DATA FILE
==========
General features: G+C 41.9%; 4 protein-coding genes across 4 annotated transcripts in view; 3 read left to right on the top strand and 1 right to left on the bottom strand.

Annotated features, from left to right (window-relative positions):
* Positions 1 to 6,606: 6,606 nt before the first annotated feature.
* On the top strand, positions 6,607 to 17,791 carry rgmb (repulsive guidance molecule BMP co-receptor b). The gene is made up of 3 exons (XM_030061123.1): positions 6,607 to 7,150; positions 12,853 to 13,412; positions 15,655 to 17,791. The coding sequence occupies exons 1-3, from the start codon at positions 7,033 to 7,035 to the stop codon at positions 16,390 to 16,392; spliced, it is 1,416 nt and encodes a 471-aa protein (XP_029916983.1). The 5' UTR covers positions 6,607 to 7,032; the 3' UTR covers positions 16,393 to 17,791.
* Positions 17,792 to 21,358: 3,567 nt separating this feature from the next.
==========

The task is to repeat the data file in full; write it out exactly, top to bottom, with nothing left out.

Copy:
General features: G+C 41.9%; 4 protein-coding genes across 4 annotated transcripts in view; 3 read left to right on the top strand and 1 right to left on the bottom strand.

Annotated features, from left to right (window-relative positions):
* Positions 1 to 6,606: 6,606 nt before the first annotated feature.
* On the top strand, positions 6,607 to 17,791 carry rgmb (repulsive guidance molecule BMP co-receptor b). The gene is made up of 3 exons (XM_030061123.1): positions 6,607 to 7,150; positions 12,853 to 13,412; positions 15,655 to 17,791. The coding sequence occupies exons 1-3, from the start codon at positions 7,033 to 7,035 to the stop codon at positions 16,390 to 16,392; spliced, it is 1,416 nt and encodes a 471-aa protein (XP_029916983.1). The 5' UTR covers positions 6,607 to 7,032; the 3' UTR covers positions 16,393 to 17,791.
* Positions 17,792 to 21,358: 3,567 nt separating this feature from the next.